U.S. Trade Policy Attacks U.S. Energy Policy, Both Hurting

First there were oil and gas export restrictions, then pipeline injunctions, now import restrictions on the steel needed for exploration and extraction.  Washington is coming from all angles to kneecap the energy boom sparked by the horizontal drilling and fracking revolutions – a once in a generation supply-side shock, which otherwise promises to attract a flood of foreign investment and serve as a wellspring of economic growth and job creation.
 
The most recent assault on our “All of the Above” energy policy comes via our fantastically self-destructive trade policy. Last Friday, in a final antidumping determination, the U.S. Department of Commerce found exporters from nine countries to be dumping “Oil Country Tubular Goods” (OCTG) – a class of steel products used primarily in oil and gas well projects – in the U.S. market. The most important foreign source of OCTG in the case was South Korea, whose exporters were found NOT to be dumping in the preliminary determination issued back in February.
 
But in the intervening months, the U.S. steel industry and the Congressional Steel Caucus impressed upon the bean counters at Commerce that the methodology they used for the Korean preliminary determination was inferior to an alterative they favored.  Without getting too into the weeds here, as tends to happen when exposing the dishonesty of the antidumping regime, suffice it to say that the revision from 0% dumping margins to 10%-16% for Korean exporters was primarily the result of Commerce changing its estimate of what the home market profit rate “should be.”
 
For the preliminary determination, that estimate was based on Korean OCTG producers’ experiences (with OCTG and other products).  For the final determination, Commerce changed its estimate to one based on a University of Iowa graduate student’s estimation of the profit experience of a single Argentine OCTG producer named Tenaris.  That’s right!  The cost of steel for U.S. oil well projects will rise – maybe 16% – because some student was messing around with @functions on Microsoft Excel.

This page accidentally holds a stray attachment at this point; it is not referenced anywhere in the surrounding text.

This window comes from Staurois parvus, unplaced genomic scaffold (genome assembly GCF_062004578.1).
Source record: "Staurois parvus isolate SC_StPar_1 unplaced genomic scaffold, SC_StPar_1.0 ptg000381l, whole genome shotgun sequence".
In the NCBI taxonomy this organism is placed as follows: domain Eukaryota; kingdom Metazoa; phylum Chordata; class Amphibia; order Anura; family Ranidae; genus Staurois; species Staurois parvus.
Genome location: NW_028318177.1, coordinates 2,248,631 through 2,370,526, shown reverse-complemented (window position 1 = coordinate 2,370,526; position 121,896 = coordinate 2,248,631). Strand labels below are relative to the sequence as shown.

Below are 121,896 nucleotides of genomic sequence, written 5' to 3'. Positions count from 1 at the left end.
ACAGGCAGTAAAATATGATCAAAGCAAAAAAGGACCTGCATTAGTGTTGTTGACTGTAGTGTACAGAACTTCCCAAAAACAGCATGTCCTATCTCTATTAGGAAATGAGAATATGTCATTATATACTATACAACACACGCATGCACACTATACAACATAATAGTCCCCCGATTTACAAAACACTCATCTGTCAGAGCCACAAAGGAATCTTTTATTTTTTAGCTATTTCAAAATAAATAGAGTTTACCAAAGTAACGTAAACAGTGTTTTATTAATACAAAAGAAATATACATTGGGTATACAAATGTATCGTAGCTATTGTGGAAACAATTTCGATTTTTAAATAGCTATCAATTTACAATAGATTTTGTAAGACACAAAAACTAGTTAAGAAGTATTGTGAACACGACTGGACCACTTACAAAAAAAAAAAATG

In its preliminary determination, Commerce expressed reservations about using that estimate:

While the Tenaris profit information reflects predominantly OCTG sales, it represents neither production nor sales in the market under consideration. In addition, it is based on a research paper containing a disclaimer statement regarding its accuracy.
Commerce then elaborated:
The Tenaris profit information is based on a research paper prepared by a student at the University of Iowa School of Management.
And the footnote associated with that comment was more illuminating still:
This report was created by a student enrolled in the Applied Securities Management (Henry Fund) program at the University of Iowa’s Tippie School of Management and contains several disclaimers. The intent of the report is to provide potential employers and other interested parties an example of the analytical skills, investment knowledge, and communication abilities of Henry Fund students. Henry Fund analysts are not registered investment advisors, brokers, or officially licensed financial professionals. The investment opinion contained in the report does not represent an offer or solicitation to buy or sell any of the aforementioned securities. Unless otherwise noted, facts, and figures included in this report are from publicly available sources. The report is not a complete compilation of data, and its accuracy is not guaranteed. From time to time, the University of Iowa, its faculty, staff, students, or the Henry Fund may hold a financial interest in the companies mentioned in this report.
Antidumping calculation – like the law itself – is farcical and driven mostly by political considerations.  U.S. abuse of its antidumping law and the government’s growing reputation for flaunting the rules of trade hurt most Americans now and threaten worse in the future.
 
I elaborate on the OCTG case, steel industry capture of the antidumping levers, and U.S. trade offenses in this piece in Forbes today.